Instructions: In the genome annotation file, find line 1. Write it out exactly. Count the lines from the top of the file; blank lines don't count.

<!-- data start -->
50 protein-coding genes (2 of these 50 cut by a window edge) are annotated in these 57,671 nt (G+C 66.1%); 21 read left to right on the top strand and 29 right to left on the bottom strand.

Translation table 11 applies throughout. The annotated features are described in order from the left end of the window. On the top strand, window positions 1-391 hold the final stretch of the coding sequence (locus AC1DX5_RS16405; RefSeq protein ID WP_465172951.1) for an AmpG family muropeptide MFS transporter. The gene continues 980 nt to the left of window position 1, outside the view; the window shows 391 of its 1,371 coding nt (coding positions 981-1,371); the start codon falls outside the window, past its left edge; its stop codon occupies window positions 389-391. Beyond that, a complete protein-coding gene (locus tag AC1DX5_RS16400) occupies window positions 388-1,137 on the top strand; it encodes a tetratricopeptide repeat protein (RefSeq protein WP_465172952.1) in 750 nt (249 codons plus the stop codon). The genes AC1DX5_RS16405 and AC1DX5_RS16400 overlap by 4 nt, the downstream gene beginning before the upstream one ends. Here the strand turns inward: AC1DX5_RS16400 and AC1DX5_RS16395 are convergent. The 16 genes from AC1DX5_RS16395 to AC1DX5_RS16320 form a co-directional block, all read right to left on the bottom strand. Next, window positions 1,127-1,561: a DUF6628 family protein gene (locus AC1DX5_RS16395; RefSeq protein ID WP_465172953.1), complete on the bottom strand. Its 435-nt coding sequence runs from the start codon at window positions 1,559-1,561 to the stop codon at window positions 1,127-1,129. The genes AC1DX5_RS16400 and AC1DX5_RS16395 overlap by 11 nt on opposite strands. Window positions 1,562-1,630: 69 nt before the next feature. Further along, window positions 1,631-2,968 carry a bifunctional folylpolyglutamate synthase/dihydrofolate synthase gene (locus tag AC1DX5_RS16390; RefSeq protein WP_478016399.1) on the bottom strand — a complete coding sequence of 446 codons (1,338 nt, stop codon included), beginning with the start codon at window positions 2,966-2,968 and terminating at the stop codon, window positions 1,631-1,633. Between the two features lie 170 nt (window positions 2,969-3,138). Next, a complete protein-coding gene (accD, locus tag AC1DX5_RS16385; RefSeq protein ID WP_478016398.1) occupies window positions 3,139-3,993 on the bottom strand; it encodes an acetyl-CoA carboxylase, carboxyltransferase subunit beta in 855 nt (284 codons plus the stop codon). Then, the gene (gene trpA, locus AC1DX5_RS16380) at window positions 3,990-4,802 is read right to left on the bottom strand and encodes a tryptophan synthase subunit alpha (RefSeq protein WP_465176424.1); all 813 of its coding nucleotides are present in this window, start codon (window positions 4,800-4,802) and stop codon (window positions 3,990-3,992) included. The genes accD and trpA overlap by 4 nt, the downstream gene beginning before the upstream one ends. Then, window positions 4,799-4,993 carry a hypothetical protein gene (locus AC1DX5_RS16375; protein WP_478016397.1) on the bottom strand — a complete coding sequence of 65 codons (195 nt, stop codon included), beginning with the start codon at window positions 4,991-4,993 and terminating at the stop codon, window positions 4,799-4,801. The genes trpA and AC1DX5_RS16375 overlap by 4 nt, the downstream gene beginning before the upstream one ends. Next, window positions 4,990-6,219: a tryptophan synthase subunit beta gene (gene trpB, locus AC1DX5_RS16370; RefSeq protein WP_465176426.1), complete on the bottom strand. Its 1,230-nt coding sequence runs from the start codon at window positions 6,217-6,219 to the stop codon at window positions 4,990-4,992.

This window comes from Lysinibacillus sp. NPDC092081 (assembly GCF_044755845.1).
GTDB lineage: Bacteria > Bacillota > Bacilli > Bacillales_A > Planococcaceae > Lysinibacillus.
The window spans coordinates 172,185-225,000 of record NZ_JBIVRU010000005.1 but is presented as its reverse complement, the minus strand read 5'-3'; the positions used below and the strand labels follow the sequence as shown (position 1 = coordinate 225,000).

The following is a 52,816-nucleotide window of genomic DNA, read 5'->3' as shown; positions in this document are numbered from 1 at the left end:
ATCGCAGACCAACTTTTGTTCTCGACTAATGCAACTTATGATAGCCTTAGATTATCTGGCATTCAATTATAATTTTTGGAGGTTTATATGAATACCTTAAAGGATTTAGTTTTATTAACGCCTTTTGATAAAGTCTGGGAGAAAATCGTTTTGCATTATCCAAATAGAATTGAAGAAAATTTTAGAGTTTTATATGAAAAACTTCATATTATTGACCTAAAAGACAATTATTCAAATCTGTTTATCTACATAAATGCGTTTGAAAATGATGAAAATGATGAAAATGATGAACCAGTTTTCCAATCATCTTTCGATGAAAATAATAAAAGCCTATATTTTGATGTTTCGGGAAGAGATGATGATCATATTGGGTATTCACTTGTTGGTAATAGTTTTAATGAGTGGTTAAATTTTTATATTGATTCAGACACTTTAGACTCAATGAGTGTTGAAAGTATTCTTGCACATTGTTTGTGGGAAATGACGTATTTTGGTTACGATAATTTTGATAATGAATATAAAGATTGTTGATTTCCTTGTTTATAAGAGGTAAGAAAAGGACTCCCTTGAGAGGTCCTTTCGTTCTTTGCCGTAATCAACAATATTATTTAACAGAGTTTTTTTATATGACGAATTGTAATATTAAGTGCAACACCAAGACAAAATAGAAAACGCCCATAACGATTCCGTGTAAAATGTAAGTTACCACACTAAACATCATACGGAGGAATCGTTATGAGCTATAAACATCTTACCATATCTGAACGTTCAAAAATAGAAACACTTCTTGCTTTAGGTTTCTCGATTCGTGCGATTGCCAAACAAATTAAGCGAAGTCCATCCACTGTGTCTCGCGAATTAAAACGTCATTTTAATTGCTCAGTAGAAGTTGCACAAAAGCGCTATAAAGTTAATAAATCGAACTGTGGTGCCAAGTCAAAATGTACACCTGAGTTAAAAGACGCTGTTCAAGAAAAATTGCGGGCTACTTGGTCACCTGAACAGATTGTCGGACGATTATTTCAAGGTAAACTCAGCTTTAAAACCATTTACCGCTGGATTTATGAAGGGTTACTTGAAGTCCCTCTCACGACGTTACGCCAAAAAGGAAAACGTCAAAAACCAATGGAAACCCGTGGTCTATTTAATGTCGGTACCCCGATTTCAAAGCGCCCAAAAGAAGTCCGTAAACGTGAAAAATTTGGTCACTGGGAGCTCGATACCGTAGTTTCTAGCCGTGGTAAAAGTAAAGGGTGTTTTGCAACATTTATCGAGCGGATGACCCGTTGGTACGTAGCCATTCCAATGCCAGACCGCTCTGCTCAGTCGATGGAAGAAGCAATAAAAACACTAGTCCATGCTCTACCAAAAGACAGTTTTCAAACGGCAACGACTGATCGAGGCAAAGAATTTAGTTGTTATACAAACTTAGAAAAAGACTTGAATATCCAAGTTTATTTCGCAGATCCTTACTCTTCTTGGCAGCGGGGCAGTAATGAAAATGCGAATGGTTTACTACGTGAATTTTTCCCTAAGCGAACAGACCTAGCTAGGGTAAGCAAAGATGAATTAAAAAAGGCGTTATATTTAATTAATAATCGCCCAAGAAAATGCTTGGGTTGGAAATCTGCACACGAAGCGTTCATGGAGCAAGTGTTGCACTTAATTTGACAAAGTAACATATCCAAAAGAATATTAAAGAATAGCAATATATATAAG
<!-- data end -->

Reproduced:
50 protein-coding genes (2 of these 50 cut by a window edge) are annotated in these 57,671 nt (G+C 66.1%); 21 read left to right on the top strand and 29 right to left on the bottom strand.